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Trail Bread

A simple flour mix that can be carried "on the trail" is as follows:
This is a quick bread and needs no yeast.

2 cups flour
2 tsp salt
1tsp baking soda
1tsp baking powder

add enough cold water to make your dough
bake any way you can.

Happy Camp'in to ya for 2013!

Comments

  • Add some herbs and garlic
    for more taste or cinnamon and raisins.
  • Options
    I
    I had to search for a while to find the most simple, and then to try it out.

    Most recipes are designed for sophisticated women and have long lists of ingredients.

    Sure you can add anything to spice it up!

    Great luck to you!
  • Its called bannock
    and is widely made by backcountry paddlers
    Not so home cooks.
    Google Camping Bannock

    Oil is sometimes added as well as milk if available.

    here is one

    http://www.ontarioparks.com/learntocamp/recipe_bannock.html
  • Bisquick...
    I just use bisquick, but make sure the texture is very thick. You can fry up three or four "biscuits" at a time in a decent sized fry pan. I'll add lots of stuff to make them "power biscuits" such as oatmeal, grape nuts, cranberries, coconut etc... Helps if you have a fry pan with a lid. Fry with butter, coconut butter, oil, whatever. Have also made them savory with herbs, cheese, salami. Have added tuna fish and a little corn meal to make fish cakes. Lots you can do with such a simple thing as bisquick...
  • Options
    I
    I might be heavy on the salt.
  • Do you guys use a Dutch Oven?
    I bought one and have been playing around with it on my gas grill with a heat diffuser and Dutch Oven Dome from Camp Chef. It works amazing. Made cinnamon rolls (Pillsbury from the tube) and brownies (from the box) - keep the bottom heat low and it comes out just like they were done in a regular oven. When it warms up I'll try it with charcoal.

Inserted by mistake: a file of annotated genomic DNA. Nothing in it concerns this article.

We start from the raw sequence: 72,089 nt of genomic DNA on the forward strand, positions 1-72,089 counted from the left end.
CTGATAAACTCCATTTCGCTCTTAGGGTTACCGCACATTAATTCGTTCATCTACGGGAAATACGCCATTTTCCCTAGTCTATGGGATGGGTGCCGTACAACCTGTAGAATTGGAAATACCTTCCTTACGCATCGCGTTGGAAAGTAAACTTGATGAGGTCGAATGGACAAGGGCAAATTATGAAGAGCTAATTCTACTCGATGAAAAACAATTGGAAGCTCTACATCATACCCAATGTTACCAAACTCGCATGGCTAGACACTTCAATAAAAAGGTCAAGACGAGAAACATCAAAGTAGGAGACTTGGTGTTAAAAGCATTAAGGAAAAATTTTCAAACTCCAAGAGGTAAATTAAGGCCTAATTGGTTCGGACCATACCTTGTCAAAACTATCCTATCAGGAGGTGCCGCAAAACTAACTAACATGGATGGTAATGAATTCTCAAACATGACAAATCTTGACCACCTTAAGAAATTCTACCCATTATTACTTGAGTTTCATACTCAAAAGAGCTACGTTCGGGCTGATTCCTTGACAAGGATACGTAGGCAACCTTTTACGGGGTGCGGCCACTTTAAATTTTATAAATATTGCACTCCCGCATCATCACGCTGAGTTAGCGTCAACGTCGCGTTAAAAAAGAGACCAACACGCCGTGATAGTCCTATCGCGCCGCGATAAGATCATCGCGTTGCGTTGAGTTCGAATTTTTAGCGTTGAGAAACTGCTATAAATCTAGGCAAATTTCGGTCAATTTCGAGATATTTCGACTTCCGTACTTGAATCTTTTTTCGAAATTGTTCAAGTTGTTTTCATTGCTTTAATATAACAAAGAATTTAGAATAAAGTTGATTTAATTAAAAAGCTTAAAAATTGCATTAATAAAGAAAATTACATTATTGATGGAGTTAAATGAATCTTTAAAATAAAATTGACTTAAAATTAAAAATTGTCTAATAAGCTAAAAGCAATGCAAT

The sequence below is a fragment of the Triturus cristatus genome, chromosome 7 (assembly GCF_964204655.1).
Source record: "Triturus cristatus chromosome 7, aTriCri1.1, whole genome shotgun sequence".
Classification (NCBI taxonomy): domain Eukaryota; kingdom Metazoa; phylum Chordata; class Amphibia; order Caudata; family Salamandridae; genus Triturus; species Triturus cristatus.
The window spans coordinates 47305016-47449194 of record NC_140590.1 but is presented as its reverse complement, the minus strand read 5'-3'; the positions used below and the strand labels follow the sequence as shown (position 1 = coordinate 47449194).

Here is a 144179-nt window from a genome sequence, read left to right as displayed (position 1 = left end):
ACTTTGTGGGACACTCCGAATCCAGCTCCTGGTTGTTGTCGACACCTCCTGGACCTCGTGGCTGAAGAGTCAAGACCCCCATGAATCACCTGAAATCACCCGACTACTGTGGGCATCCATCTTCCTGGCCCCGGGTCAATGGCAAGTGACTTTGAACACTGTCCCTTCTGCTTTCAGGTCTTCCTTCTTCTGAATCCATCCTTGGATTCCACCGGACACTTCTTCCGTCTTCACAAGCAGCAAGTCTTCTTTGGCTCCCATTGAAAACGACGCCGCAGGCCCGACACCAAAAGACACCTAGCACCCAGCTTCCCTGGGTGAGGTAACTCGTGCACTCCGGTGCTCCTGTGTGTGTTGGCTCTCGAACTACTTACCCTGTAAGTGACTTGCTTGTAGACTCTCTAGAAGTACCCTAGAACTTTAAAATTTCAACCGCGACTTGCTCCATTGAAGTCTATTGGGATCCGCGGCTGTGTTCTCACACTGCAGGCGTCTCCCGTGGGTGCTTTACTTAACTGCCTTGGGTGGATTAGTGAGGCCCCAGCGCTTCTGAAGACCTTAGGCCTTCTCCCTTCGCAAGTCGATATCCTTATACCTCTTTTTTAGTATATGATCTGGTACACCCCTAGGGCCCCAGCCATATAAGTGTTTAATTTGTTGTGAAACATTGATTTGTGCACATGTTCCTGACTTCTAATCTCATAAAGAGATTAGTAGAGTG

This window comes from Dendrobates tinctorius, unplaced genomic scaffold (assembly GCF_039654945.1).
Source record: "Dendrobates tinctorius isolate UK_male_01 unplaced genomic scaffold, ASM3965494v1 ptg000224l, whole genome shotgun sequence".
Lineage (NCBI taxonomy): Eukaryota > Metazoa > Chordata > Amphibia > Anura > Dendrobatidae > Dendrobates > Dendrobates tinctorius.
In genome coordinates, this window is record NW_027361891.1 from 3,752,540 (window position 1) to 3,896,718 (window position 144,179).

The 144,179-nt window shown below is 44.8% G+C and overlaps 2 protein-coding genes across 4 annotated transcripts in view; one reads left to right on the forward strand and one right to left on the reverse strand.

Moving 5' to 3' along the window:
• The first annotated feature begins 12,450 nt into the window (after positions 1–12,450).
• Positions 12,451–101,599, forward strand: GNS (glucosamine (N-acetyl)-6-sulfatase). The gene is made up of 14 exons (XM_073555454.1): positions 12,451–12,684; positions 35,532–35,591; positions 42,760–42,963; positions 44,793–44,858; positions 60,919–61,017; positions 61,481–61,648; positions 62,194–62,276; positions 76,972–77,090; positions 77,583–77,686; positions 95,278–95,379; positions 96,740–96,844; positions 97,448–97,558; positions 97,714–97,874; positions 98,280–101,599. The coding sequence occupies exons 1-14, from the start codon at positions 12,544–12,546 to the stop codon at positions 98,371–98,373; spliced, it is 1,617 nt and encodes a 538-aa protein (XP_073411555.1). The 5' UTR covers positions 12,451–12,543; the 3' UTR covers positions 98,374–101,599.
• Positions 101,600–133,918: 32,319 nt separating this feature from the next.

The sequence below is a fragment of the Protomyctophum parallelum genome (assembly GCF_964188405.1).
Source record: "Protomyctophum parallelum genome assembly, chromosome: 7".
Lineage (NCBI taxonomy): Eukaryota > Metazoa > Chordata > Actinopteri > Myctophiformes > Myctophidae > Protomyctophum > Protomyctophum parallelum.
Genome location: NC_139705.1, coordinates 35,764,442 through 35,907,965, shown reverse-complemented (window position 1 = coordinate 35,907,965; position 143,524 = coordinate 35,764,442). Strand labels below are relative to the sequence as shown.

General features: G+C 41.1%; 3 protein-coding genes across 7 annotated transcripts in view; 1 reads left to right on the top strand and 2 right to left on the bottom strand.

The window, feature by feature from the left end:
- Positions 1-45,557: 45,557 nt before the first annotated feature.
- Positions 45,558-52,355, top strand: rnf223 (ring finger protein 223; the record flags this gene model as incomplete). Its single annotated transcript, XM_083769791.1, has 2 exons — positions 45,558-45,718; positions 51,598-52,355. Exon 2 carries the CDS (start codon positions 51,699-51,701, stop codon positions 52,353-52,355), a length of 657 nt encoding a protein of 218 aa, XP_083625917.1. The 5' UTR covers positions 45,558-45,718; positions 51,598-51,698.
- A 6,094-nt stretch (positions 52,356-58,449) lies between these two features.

• Southern fried cornbread is what I make
    for dinner or camping.
    1 C. self rising flour, ¾ C. self rising cornmeal mix.
    Mix together with a fork and use just enough water to make the dough slightly sticky.
    Make 3-4", thin patties, place in hot cooking oil, and fry it up in until golden brown on both sides. Place on a folded paper towel and enjoy.
    Great for everything from soup dipping, PBJ's or just plain.
    I put enough cooking oil in the pan to allow for at least half the depth of my patties.
    No additional salt is needed as it's already in the mix.
    Before heading out for a camp outing, I put the amounts of flour and cornmeal mix needed in zip lock type bags and add water to the bag or do it in a bowl. Whichever is easier.
    I learned this from a gal who grew up in the hills of North Carolina and her cooking pan is an old cast iron fry pan with the handle broken off and years of cooking oil on the outside of it. Her hubby said she should throw the pan out to which I said, "Oh no, it's seasoned just right and that's what makes it so nice for cooking!"
    Definately not cholesteral free, but it is good.
  • Been cooking with the black pots
    most of my adult life. It's a big thing in my canoe club (lots of contests and good natured ribbing). A couple of years ago I won a GSI aluminum DO. After using it a few times I decided I wanted a bigger one as well. I swallowed hard and bought one (they're not cheap and it's not as though I'm short on DOs) and have hardly used the iron ones since. My point is if you're just beginning to experiment with DO cooking you might at least want to check out the anodized aluminum ones before you get into it too deep. They'll spoil you.
  • No
    -- Last Updated: Feb-20-13 1:02 PM EST --

    I just have a pot lid I flip over and put a little olive oil and fry the dough over a camp stove.